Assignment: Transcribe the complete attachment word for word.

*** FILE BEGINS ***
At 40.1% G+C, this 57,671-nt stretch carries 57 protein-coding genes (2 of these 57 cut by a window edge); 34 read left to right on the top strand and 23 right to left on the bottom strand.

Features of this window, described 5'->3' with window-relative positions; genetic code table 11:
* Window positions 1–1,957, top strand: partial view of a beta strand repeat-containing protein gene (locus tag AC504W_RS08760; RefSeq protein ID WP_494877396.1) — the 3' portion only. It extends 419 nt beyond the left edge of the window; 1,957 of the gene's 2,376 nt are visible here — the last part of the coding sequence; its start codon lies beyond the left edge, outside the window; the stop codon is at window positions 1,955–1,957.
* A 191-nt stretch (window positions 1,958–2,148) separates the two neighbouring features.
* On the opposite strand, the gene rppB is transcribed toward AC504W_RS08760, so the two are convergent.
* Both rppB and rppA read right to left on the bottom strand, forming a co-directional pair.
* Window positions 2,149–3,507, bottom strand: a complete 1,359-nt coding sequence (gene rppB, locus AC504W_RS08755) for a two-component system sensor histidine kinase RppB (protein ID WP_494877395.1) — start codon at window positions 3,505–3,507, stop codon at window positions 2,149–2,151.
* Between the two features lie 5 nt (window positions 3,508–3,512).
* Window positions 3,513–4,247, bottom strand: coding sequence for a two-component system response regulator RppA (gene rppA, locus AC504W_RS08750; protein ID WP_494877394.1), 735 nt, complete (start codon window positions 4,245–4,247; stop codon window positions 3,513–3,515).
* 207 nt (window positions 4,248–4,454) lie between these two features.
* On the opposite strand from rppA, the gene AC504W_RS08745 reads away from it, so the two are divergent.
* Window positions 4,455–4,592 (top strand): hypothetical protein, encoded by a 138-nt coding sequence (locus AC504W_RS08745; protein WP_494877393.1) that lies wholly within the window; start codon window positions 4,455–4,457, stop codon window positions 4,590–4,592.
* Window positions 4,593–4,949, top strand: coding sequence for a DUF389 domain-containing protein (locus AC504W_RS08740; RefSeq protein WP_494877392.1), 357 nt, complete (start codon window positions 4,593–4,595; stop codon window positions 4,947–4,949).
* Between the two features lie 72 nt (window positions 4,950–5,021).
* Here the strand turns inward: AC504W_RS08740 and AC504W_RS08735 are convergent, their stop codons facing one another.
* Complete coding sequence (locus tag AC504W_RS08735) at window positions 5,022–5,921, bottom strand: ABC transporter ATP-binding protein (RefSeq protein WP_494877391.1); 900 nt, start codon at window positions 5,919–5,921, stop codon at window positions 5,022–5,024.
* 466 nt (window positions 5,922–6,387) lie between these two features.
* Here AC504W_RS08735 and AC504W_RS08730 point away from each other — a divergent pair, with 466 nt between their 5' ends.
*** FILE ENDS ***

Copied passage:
At 40.1% G+C, this 57,671-nt stretch carries 57 protein-coding genes (2 of these 57 cut by a window edge); 34 read left to right on the top strand and 23 right to left on the bottom strand.

Features of this window, described 5'->3' with window-relative positions; genetic code table 11:
* Window positions 1–1,957, top strand: partial view of a beta strand repeat-containing protein gene (locus tag AC504W_RS08760; RefSeq protein ID WP_494877396.1) — the 3' portion only. It extends 419 nt beyond the left edge of the window; 1,957 of the gene's 2,376 nt are visible here — the last part of the coding sequence; its start codon lies beyond the left edge, outside the window; the stop codon is at window positions 1,955–1,957.
* A 191-nt stretch (window positions 1,958–2,148) separates the two neighbouring features.
* On the opposite strand, the gene rppB is transcribed toward AC504W_RS08760, so the two are convergent.
* Both rppB and rppA read right to left on the bottom strand, forming a co-directional pair.
* Window positions 2,149–3,507, bottom strand: a complete 1,359-nt coding sequence (gene rppB, locus AC504W_RS08755) for a two-component system sensor histidine kinase RppB (protein ID WP_494877395.1) — start codon at window positions 3,505–3,507, stop codon at window positions 2,149–2,151.
* Between the two features lie 5 nt (window positions 3,508–3,512).
* Window positions 3,513–4,247, bottom strand: coding sequence for a two-component system response regulator RppA (gene rppA, locus AC504W_RS08750; protein ID WP_494877394.1), 735 nt, complete (start codon window positions 4,245–4,247; stop codon window positions 3,513–3,515).
* 207 nt (window positions 4,248–4,454) lie between these two features.
* On the opposite strand from rppA, the gene AC504W_RS08745 reads away from it, so the two are divergent.
* Window positions 4,455–4,592 (top strand): hypothetical protein, encoded by a 138-nt coding sequence (locus AC504W_RS08745; protein WP_494877393.1) that lies wholly within the window; start codon window positions 4,455–4,457, stop codon window positions 4,590–4,592.
* Window positions 4,593–4,949, top strand: coding sequence for a DUF389 domain-containing protein (locus AC504W_RS08740; RefSeq protein WP_494877392.1), 357 nt, complete (start codon window positions 4,593–4,595; stop codon window positions 4,947–4,949).
* Between the two features lie 72 nt (window positions 4,950–5,021).
* Here the strand turns inward: AC504W_RS08740 and AC504W_RS08735 are convergent, their stop codons facing one another.
* Complete coding sequence (locus tag AC504W_RS08735) at window positions 5,022–5,921, bottom strand: ABC transporter ATP-binding protein (RefSeq protein WP_494877391.1); 900 nt, start codon at window positions 5,919–5,921, stop codon at window positions 5,022–5,024.
* 466 nt (window positions 5,922–6,387) lie between these two features.
* Here AC504W_RS08735 and AC504W_RS08730 point away from each other — a divergent pair, with 466 nt between their 5' ends.